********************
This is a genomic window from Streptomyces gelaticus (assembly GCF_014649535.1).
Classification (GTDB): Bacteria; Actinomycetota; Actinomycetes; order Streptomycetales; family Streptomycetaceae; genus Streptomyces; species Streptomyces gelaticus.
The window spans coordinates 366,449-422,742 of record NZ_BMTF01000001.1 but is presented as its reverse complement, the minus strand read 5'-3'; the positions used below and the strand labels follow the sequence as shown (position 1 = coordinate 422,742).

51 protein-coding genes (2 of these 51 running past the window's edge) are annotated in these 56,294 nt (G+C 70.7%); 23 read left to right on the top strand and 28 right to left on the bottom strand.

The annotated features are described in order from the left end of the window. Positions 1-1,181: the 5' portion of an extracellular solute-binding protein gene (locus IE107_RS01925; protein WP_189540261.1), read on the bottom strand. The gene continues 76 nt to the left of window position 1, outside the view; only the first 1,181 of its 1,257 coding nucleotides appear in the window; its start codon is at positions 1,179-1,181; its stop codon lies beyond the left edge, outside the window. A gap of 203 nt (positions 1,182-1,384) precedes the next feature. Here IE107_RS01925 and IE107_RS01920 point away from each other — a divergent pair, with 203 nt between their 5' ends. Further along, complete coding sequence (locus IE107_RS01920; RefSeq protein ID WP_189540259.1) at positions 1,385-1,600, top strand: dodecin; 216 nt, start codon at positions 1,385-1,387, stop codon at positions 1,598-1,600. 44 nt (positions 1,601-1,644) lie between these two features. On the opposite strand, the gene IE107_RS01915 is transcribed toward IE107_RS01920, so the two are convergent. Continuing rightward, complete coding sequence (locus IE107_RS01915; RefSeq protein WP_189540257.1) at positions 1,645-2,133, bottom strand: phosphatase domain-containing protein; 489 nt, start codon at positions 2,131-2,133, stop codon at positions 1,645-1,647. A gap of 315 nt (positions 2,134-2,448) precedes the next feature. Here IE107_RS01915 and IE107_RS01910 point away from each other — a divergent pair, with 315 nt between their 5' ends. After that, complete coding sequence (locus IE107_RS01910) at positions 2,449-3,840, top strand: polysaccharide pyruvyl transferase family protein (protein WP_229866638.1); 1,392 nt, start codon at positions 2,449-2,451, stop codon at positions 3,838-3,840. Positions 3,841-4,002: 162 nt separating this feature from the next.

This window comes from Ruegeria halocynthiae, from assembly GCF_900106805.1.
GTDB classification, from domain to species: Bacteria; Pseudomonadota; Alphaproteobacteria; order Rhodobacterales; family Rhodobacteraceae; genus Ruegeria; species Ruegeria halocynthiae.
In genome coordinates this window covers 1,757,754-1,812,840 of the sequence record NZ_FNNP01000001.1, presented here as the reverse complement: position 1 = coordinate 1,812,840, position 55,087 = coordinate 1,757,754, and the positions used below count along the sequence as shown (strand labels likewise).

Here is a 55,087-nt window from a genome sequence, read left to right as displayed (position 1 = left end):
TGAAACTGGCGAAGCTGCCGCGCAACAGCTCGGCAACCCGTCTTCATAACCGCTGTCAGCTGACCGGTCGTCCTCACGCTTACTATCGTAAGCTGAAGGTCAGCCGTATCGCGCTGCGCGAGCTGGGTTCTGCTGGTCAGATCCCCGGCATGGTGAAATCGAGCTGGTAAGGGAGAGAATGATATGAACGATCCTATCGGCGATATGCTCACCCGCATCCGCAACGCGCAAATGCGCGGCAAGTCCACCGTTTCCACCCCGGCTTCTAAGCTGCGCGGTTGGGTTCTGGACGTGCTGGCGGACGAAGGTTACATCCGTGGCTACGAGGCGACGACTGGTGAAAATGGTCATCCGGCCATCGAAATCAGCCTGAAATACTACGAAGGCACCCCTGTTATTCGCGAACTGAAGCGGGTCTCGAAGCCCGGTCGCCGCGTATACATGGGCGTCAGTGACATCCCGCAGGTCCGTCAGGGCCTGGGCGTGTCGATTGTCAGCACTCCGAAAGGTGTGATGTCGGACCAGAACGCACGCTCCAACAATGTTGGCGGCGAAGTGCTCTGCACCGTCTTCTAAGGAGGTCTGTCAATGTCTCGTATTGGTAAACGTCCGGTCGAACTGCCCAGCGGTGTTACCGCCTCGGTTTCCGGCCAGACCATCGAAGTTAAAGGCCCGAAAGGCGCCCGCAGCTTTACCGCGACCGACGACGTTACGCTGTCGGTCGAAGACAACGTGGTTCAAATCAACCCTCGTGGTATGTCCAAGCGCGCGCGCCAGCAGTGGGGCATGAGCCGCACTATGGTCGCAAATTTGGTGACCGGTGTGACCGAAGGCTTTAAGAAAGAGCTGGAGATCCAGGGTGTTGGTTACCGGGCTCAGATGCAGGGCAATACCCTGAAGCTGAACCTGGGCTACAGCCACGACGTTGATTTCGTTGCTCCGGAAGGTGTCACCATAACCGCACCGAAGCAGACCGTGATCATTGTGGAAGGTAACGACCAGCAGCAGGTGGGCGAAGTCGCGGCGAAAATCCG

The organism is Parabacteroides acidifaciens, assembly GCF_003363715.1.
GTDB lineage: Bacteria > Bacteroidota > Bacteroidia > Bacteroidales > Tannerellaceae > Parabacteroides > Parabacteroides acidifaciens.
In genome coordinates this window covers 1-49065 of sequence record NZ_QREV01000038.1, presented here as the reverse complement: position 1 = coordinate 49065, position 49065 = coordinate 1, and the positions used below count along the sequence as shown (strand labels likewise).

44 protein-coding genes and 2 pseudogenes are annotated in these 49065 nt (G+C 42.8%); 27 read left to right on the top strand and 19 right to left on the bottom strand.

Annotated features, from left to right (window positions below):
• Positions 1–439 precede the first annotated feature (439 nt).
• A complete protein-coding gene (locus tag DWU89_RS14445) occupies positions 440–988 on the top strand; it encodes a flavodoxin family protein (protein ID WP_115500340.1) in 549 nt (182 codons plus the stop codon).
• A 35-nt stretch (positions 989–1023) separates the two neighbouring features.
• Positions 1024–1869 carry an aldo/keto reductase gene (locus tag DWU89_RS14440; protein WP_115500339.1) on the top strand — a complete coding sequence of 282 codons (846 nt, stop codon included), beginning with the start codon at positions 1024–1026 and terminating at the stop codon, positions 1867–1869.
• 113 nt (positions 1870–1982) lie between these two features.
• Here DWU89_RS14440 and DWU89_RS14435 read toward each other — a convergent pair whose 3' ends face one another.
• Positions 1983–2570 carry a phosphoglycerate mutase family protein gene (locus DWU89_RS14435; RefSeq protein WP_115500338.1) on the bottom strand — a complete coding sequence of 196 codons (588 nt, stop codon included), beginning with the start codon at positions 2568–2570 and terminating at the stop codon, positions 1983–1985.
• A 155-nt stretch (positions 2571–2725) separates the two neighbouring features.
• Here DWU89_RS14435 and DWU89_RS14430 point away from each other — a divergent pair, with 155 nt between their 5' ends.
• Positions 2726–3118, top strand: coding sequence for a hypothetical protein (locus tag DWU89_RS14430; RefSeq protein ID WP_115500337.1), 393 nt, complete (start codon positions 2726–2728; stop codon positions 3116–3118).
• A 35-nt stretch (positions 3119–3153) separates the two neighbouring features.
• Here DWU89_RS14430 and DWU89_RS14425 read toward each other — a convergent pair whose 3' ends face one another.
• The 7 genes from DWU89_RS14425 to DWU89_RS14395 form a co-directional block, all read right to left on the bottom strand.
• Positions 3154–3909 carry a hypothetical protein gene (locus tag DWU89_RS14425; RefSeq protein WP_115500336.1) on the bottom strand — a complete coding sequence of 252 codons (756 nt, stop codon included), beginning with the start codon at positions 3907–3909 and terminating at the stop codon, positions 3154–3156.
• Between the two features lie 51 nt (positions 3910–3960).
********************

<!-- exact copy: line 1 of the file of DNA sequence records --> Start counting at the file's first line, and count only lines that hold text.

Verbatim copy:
This is a genomic window from Streptomyces gelaticus (assembly GCF_014649535.1).